Monday, December 27, 2010

Snowday, Wyeth style

I start this post in the immediate aftermath of a Northeast blizzard, one strong enough to shut down the railroad, and grant me a snow-day to follow the Christmas break.

It occurred to me that a new bunch of N. C. Wyeth (1882-1945) prints that have trickled into the studio share this wintry vision. Living where I do, it's not uncommon to see some snow on the ground from December to March, and it always surprised me that it doesn't show up in more work, from anyone who lives in the north. N. C. must've liked the snow as well, because looking over a group of his early works, a large percentage of them are snow scenes, including one of my most favorite Wyeth pieces. Seemed like a good theme to explore on a snow-day. Without taking it for granted—Newell Convers Wyeth is one of the most important illustrators of the twentieth century. He joined Howard Pyle, studying under him at the Brandywine, and Wyeth soon became Pyle's star pupil. Wyeth had an incredibly prolific career in both book and magazine work. He was also the patriarch of what became America's first family of art, with his son Andrew Wyeth, and grandson Jamie Wyeth being the central figures of three generations of Wyeth artists.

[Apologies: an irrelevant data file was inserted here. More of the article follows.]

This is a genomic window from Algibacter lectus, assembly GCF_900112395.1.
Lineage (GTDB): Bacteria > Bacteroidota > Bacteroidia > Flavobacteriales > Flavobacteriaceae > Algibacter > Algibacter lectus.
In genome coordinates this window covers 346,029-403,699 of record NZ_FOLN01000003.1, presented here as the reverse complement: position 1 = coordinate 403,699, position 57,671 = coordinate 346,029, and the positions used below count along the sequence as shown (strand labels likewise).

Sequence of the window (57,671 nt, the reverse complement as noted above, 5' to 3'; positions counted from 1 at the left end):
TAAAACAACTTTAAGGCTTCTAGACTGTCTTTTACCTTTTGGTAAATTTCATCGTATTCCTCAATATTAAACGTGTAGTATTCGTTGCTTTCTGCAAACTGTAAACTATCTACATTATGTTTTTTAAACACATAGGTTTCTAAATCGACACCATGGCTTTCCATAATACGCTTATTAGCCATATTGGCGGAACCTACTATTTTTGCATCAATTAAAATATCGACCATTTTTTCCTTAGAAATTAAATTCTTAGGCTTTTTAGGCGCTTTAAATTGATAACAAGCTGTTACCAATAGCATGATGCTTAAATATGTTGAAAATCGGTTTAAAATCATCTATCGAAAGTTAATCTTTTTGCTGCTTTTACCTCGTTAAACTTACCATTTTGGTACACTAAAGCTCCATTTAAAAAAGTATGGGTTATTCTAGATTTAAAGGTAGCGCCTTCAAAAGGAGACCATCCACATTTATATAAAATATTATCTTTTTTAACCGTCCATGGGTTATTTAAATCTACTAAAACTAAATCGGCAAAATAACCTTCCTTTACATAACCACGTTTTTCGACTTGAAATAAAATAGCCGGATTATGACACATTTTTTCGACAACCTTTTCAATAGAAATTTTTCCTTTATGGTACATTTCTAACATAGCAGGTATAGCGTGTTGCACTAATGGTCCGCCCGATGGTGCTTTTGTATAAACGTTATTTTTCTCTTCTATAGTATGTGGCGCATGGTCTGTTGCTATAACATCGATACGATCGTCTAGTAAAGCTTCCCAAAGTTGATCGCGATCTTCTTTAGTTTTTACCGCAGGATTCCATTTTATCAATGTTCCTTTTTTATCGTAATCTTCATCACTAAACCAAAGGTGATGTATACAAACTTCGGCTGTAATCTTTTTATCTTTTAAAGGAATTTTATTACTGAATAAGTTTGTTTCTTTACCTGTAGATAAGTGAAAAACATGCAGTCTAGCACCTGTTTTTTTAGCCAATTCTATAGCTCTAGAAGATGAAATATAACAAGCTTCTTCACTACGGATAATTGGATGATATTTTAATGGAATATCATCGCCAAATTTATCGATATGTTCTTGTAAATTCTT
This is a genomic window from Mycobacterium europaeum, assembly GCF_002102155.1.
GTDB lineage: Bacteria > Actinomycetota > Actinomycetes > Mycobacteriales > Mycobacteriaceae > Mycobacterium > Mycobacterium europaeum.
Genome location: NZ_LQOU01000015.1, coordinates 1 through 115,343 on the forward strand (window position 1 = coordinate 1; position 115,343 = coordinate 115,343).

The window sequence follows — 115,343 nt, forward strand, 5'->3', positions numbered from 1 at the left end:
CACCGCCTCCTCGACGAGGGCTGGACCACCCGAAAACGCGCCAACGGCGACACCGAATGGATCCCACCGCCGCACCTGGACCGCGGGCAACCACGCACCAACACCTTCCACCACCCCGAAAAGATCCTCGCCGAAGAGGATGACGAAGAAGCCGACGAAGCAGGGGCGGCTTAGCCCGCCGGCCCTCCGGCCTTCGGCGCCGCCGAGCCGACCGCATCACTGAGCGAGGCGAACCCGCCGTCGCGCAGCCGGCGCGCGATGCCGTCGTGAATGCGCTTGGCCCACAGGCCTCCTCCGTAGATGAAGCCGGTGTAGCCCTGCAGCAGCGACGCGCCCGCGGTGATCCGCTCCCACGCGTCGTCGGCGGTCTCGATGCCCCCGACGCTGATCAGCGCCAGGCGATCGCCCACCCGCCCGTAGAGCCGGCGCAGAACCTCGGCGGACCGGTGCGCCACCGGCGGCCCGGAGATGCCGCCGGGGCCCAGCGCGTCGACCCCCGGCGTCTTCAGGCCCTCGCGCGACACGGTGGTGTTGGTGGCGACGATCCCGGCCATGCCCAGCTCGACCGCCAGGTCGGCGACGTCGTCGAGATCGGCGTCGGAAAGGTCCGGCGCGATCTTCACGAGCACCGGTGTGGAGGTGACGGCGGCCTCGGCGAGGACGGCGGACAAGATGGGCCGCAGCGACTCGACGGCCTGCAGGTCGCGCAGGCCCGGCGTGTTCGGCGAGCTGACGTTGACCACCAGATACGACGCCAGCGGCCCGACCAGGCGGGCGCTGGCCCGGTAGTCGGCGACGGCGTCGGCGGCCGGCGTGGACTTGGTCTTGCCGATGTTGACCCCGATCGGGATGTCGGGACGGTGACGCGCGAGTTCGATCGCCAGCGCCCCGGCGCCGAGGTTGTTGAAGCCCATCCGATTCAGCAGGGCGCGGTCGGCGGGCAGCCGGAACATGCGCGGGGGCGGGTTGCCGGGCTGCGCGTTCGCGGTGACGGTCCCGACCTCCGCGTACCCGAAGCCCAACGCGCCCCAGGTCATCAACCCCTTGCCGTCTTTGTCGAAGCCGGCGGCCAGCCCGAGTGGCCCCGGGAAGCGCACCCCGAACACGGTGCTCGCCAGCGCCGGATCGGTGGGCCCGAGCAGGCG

The images— a few nice covers from The Popular Magazine, including this cover with a Yukon adventure look to it- Polar bear, Native Americans, a trusty Colt .45. A second features one of N.C.'s strong solitary thinkers, in this case, a poacher...
A few plates from The Outing Magazine, January 1907- from a story entitled "How they Opened the Snow Road"
and a pair of plates from two classics—
The frontispiece from Mark Twain's last novel, The Mysterious Stranger (a read which I enjoyed tremendously in my college days)
and a piece I have the highest amount of respect for, from Robert Louis Stevenson's The Black Arrow, (also a good read)

Wyeth used snow in many of these pieces the way he used dust in his even earlier (or contemporary) western themed works—providing a light field, it helps him to increase contrast and strengthen shadows. He also frequently simplified figurative areas into definitive shapes, and obscured the details of distant backgrounds that would otherwise distract from the focus of the piece.

Stay warm. See you in the New Year, here's to a good one!

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